Example: EM-ANN Models for CPW Circuit Design and Optimization
Example: CPW Symmetric T-junction Range of input parameters of CPW T-junction model Input Parameter Minimum Value Maximum Value Frequency 1 GHz 50 GHz Win 20 m 120 m Gin 20 m 60 m Wout 20 m 120 m Gout 20 m 60 m Substrate: H=25 mil r =12.9 tan = 0.0005 Strip: t metal = 3 m W a = 40 m CPW T-junction Geometry Strip G out W out WaWa W in G in
Error Comparison Between EM-ANN Model and EM Simulations for the CPW Symmetric T-Junction |S 11 | S 11 |S 13 | S 13 |S 23 | S 23 |S 33 | S 33 Training Data Average Error Std. Deviation 0.00150 0.00128 0.754 0.696 0.00071 0.00058 0.176 0.172 0.00084 0.00097 0.246 0.237 0.00106 0.00109 0.633 0.546 Test Data Average Error Std. Deviation 0.00345 0.00337 0.782 0.674 0.00088 0.00085 0.141 0.125 0.00126 0.00105 0.177 0.129 0.00083 0.00068 0.838 0.717
Example: ANN Based Design of a CPW Folded Double-Stub Filter
CPW Transmission line CPW Bend CPW Short-circuit CPW Open-circuit CPW Step-in-width CPW Symmetric T-junction List of EM-ANN Models Trained from Detailed Electromagnetic (EM) Data
CPW Folded Double-Stub Filter Designed Using EM-ANN Models of Circuit Components ANN Based Optimization: Goal: Resonant at 26 GHz Optimize l stub and l mid Required 7 overall circuit simulations CPU-Time: 3 minutes Simulation of the optimized filter circuit using EM-ANN models: 30 seconds 100 frequency points Full-wave EM simulation of the optimized filter circuit: 14 hours 17 frequency points CPW folded double-stub filter geometry
Comparison of Optimized Circuit Responses From EM- ANN Based Simulations and Full-Wave EM Simulations
3-Stage Amplifier: Before and After ANN Based Yield Optimization 500 Monte Carlo Simulations are Shown
ANNs can be trained to learn RF/Microwave data and the resulting ANN model is fast and can accurately represent the corresponding input-output relationship ANN development is a computer-based training process as opposed to human-based trial-and-error process in developing empirical/equivalent circuit models Neural network modeling approach is generic, i.e., the same ANN method can be used to model passive or active components, for devices or circuits Neural models can be used in place of CPU-intensive detailed models to enhance high-level CAD operations such as circuit simulation and yield optimization Neural network based modeling and design promises to address ever increasing demand for efficient CAD Conclusions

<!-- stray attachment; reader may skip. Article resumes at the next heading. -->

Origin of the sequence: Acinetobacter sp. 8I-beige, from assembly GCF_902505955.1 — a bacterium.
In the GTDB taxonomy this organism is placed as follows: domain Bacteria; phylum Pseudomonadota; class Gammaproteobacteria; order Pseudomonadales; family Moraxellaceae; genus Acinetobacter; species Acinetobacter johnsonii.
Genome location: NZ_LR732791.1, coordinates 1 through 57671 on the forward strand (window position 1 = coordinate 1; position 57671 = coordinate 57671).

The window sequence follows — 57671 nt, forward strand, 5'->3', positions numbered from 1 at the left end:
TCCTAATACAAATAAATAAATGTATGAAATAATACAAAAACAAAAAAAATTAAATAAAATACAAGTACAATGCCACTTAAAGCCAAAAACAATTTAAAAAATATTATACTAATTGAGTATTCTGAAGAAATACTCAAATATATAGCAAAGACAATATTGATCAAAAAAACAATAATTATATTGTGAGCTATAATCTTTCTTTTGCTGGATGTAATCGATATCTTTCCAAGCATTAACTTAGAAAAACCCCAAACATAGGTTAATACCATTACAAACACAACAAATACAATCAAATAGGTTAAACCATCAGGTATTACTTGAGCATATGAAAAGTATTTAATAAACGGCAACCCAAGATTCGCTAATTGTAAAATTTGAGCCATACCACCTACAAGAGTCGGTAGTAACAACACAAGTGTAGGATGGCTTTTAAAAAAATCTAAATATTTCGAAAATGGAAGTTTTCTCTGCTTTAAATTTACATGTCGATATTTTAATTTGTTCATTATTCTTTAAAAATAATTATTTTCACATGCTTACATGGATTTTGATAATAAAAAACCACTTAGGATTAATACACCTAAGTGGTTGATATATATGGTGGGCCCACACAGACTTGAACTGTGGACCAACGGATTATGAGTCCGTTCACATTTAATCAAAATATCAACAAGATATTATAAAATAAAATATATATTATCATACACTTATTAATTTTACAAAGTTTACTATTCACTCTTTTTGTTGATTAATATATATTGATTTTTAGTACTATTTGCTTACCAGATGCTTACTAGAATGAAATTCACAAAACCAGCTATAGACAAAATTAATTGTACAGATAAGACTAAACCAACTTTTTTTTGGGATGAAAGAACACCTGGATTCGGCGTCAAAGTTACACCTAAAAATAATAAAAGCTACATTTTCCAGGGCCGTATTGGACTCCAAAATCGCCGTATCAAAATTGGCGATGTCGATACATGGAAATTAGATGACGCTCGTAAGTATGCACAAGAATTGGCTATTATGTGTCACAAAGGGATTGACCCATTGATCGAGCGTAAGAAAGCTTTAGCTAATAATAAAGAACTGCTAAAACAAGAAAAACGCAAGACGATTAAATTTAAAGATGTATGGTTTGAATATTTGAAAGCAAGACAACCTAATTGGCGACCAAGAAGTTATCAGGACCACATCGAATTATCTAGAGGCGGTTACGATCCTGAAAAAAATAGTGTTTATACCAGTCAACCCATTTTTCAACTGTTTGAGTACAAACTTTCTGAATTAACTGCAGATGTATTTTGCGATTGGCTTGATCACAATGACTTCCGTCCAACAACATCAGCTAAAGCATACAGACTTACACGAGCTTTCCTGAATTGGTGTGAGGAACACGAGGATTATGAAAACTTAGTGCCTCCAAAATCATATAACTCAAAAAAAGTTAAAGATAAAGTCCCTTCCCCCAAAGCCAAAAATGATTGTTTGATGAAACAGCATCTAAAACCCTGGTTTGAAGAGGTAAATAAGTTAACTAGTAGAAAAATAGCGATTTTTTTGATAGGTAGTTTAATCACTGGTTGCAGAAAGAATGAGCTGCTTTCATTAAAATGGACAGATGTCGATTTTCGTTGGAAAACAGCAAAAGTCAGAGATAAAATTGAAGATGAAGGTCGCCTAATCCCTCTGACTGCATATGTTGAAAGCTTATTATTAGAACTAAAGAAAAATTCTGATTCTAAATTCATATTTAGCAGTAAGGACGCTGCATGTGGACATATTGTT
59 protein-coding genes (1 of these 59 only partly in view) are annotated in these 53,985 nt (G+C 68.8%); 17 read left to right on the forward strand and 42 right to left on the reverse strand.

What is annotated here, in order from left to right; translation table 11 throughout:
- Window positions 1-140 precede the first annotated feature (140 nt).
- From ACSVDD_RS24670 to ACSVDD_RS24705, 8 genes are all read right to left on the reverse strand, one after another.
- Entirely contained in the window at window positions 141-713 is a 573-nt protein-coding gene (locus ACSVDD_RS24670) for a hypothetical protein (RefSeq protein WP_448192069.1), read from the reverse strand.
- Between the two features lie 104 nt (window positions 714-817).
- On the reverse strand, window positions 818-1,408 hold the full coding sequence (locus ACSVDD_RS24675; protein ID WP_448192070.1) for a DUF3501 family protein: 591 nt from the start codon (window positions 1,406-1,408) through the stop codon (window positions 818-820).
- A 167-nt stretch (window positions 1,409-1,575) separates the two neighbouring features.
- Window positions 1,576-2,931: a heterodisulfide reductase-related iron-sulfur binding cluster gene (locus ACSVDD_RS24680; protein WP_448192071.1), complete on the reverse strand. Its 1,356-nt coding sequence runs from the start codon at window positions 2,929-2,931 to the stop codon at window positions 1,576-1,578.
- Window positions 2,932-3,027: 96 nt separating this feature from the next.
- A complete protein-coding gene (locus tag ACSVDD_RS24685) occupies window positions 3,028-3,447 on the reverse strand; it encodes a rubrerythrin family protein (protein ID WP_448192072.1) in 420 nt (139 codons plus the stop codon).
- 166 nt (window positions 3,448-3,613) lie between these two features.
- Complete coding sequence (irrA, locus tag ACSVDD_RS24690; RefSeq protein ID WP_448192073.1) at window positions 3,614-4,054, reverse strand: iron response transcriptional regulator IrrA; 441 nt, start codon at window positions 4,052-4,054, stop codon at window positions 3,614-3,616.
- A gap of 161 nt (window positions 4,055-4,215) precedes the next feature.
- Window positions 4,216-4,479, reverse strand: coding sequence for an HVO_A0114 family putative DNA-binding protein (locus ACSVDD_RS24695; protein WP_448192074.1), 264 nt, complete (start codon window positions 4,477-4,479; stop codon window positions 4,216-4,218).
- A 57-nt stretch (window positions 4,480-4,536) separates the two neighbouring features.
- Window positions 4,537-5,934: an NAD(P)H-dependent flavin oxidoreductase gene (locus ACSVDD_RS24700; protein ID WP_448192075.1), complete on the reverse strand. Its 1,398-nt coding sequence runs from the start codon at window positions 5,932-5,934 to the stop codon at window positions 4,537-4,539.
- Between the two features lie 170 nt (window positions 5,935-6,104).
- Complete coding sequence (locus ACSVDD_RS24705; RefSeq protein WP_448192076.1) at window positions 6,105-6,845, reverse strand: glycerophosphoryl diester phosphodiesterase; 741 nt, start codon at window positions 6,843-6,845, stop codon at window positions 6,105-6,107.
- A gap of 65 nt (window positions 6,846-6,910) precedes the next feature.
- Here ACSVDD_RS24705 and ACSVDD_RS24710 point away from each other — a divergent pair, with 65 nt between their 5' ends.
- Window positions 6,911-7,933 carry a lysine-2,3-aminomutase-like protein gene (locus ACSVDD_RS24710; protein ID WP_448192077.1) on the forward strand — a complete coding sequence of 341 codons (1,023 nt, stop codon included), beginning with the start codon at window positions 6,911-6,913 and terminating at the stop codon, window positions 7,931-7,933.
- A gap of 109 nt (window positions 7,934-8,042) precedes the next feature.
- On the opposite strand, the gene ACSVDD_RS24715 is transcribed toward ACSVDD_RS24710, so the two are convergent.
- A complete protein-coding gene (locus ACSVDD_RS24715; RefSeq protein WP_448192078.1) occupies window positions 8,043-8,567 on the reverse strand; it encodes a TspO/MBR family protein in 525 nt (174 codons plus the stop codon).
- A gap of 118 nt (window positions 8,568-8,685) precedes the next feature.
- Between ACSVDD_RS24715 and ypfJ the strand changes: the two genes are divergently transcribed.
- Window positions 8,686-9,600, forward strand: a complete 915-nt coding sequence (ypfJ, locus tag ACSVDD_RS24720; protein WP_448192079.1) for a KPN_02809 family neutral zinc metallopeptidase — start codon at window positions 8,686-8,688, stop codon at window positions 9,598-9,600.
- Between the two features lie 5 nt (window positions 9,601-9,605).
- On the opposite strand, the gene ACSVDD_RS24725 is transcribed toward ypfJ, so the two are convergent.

Advanced methods of combining neural networks with RF/Microwave knowledge for efficient modeling Towards full automation of model generation process using neural networks featuring online data generation and ANN training Modeling nonlinear dynamic behaviors of devices and circuits employing neural network techniques 3D-EM modeling of passive components using ANNs Combining neural networks with other advanced CAD concepts such as the space mapping (SM) technique Application of artificial neural networks for RF and microwave measurements Knowledge Aided Design (KAD) of microwave circuits exploiting neural networks Emerging Trends
A HyperLink to NeuroModeler NeuroModeler is a software for developing neural network models for passive and active components/circuits for high-frequency circuit design. Here is a Web demonstration version with which you can train a MLP neural model, test it with test data, and see the neural model reproducing the input-output relationship it learnt.
Basic Steps of Running NeuroModeler The demonstration version is self-explanatory, where the basic steps are: Press the New Neural Model button to define the neural model structure and number of input, output and hidden neurons Press the Train Neural Model button to train the neural model Press the Test Neural Model button to test the quality of the model Press the Display Model Input-Output button to see the input-output relationship reproduced by the neural model
Start NeuroModeler Make sure your computer is connected to the Internet. Now you can click NeuroModeler here to start the Web demonstration version of the program.